(3)  I never even came close to predicting a two-step deficit reduction plan largely overseen by a Congressional “SuperCommittee,” but – seriously – who would have?  That is a seriously, seriously bad idea and only underscores how badly dysfunctional is the 112th Congress (more about this later).  Still, that’s another fail.

So, I’m copping publicly to a not very good track record on federal entrails reading and general prognosticative abilities.  But since I spent so much time last month running through in exhaustive detail why I thought the way I did, I figured simple honesty compels me to admit now where I was wrong.

Well, honesty and also vanity.  I’ll probably continue to read entrails and prognosticate and sooner or later I’ll get it right, and then I’ll do a victory dance and talk about how really really smart I am.  (I’m just warning you.)  And I figure that in order to preserve my ability to do any kind of Happy Dance when I get things right, I’ll have to cop – as I am doing now – to all the many, many more times when I get things wrong.

Oh, the Stupid Things I Hear!

Driving into the office this morning, listening to the BBC News Hour broadcast, a high muckity-muck for PIMCO was being interviewed in his expert capacity by the BBC correspondent about Standard & Poor's recent downgrade of the U.S. debt.  The correspondent asked if S&P's actions weren't merely reflective of "what the markets have been telling us for some time now," and the muckity-muck began his response by saying, "Yes."

Uhhmmmm . . . .no.  If "the markets" had been telling us for some time that it was getting riskier to hold U.S. debt then we would have seen interest rates on that debt rise.  But we haven't seen that at all.  In fact, after last week's massive stock sell-off all of that investment money was plowed into . . . U.S. debt, driving bond prices up and interest rates down even further.  Despite everything, U.S. debt is still perceived by "the market" to be the safest of increasingly perilous harbors when it comes to docking up money.

Now, this might not be true.  As S&P's report noted, the reason it decided to downgrade the U.S. debt is because a crazy group of Teabaggers have made it clear that they don't have any problem with having the U.S. default if they think defaulting gets them closer to their mythical Galt's Gulch utopia.  And given the amazing number of veto points in our federal system, having a completely unhinged group of fanatics seize even a tiny portion of the federal government allows them to shut that system down.  So while everyone understands that the U.S. is capable of paying its debts, S&P's downgrade reflects that the nutbaggers might simply be unwilling to pay those debts.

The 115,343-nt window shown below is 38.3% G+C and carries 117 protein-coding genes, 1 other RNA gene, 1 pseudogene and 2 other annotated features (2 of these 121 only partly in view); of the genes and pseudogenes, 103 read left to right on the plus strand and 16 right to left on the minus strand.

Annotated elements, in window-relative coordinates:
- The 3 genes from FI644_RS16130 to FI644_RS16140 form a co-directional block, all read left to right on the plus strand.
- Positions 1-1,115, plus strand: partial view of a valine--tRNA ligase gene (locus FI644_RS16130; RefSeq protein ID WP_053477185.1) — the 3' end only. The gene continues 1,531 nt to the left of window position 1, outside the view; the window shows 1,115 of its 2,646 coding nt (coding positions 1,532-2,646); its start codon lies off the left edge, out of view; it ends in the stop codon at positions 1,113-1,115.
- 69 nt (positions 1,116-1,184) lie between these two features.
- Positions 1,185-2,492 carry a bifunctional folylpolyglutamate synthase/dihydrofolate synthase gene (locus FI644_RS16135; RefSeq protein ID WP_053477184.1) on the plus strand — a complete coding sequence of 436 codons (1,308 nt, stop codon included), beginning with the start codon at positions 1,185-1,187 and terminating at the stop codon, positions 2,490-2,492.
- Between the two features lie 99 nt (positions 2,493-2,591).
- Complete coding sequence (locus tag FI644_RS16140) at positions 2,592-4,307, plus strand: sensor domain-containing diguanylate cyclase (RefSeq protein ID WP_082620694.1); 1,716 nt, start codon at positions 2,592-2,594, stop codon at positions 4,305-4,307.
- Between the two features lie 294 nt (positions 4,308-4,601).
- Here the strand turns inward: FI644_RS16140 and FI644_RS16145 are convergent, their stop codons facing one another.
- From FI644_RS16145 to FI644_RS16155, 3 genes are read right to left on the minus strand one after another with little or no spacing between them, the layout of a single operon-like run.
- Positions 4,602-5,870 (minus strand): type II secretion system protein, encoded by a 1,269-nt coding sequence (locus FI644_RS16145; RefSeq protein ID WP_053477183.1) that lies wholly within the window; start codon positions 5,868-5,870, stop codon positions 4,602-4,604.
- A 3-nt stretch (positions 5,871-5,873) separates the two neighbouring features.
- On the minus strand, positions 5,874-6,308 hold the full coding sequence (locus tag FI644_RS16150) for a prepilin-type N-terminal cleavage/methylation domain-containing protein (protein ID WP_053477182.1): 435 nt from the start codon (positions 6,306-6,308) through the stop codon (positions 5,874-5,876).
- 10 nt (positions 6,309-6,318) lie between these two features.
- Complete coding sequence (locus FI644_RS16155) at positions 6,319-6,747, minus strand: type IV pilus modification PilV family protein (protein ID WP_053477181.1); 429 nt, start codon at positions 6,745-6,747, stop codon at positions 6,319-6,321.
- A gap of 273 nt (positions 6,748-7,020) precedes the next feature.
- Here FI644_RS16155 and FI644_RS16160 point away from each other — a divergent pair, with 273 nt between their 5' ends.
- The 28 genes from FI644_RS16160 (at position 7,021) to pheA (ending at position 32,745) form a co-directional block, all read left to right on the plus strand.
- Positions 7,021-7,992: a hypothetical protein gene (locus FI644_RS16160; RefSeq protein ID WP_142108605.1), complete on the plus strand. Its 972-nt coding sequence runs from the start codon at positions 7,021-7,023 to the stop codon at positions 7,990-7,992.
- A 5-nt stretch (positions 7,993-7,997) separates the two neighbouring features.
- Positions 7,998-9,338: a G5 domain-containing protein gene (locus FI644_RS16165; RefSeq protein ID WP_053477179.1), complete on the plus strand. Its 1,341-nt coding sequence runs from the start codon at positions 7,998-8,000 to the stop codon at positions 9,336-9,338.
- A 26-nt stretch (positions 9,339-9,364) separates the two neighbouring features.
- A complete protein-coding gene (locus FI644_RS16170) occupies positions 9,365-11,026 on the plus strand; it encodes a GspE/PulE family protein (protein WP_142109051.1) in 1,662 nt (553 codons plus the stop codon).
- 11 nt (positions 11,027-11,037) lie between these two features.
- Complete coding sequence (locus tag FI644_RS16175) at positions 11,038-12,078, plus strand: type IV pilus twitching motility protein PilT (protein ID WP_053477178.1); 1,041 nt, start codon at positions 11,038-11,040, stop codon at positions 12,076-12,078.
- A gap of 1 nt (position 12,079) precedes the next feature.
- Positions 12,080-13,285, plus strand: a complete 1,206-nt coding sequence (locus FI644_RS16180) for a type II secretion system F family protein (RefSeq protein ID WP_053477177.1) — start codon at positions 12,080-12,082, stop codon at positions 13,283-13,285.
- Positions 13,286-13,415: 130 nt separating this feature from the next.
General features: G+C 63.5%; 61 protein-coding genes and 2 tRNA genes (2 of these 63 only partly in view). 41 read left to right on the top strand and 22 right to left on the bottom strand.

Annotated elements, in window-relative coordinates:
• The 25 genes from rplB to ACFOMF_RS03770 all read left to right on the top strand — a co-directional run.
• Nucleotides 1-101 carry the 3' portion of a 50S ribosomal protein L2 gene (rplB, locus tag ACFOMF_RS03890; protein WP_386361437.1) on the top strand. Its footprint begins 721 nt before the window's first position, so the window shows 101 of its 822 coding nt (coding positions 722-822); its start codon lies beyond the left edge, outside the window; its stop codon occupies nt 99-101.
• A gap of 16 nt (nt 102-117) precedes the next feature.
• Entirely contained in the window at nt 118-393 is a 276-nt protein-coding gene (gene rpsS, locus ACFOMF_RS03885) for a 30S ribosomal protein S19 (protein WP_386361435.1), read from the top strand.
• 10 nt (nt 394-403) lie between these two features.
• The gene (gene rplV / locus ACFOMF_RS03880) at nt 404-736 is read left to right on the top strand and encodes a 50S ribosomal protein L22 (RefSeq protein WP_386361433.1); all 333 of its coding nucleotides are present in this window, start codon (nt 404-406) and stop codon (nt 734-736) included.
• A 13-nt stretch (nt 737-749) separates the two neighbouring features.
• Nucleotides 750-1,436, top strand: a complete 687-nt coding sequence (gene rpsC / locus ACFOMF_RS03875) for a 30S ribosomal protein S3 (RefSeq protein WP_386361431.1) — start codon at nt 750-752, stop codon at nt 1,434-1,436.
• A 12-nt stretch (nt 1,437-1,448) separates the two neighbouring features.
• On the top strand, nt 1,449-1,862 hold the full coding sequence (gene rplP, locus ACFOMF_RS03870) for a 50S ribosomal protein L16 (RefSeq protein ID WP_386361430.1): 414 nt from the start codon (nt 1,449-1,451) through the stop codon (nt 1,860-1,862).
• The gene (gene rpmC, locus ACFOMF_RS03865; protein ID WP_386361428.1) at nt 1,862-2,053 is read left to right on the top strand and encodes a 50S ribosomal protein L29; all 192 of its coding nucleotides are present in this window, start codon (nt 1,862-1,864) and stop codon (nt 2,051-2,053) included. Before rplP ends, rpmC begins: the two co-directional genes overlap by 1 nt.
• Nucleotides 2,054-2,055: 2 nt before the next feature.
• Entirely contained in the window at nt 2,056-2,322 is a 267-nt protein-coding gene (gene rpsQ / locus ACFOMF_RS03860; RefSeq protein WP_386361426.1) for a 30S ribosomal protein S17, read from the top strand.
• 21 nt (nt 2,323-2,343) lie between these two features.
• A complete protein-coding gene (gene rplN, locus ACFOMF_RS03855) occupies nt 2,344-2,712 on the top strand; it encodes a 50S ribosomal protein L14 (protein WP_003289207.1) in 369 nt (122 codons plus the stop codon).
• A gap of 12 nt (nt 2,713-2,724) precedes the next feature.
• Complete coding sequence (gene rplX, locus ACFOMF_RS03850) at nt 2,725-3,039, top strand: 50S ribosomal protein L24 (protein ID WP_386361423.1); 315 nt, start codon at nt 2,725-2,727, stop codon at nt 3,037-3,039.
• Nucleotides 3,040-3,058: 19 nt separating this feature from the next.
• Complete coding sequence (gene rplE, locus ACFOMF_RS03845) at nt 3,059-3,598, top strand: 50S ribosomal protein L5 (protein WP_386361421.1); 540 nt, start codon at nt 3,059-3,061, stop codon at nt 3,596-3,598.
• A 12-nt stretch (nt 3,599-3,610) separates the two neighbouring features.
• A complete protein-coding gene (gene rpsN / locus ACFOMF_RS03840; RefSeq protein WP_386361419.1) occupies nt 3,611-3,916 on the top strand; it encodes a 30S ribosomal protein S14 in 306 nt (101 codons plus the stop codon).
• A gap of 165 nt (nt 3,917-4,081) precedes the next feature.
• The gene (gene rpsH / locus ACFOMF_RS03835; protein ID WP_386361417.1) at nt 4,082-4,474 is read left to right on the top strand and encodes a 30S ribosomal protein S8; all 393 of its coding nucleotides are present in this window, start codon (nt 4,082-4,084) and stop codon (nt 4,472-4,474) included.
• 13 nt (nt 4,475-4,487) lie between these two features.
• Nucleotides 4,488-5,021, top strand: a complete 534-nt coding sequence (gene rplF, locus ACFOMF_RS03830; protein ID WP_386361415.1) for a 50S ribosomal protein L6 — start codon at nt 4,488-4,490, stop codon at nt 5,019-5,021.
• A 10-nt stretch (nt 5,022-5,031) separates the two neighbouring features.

So, y'know . . . Standard & Poor's downgrade may in fact be the correct call.  But it is a call that arises solely  from political concerns, and not from any economic, fiscal or monetary concerns.

The BBC broadcast represent just another example of the inane kind of reporting that passes for "analysis" in the financial press:  no matter what the facts, no matter what the circumstances, "the market" is always correct and perfectly predictive.  And yet, here we have "the market" flooding into U.S. treasuries because "the market" believes them to be safe; Standard & Poor's is downgrading these same bonds because they are now considered risky.  These positions are diametrically opposed.

Doesn't matter.  Tune in and listen to any financial analyst and you will hear them unthinkingly and reflexively tell you that "the market" omnisciently and correctly predicts everything, absolutely everything -- including events like the S&P downgrade, which are in fact the opposite of what the market really did predict.  Actual facts on the ground don't matter to these highly paid "analysts."

This isn't analysis, it is financial theology.

Friday, August 5, 2011

Al Gore Rhythm: The Mathematics of Dance

I can't believe that terrible pun in the title only came to me this morning.  In any event, here's a video.  Enjoy.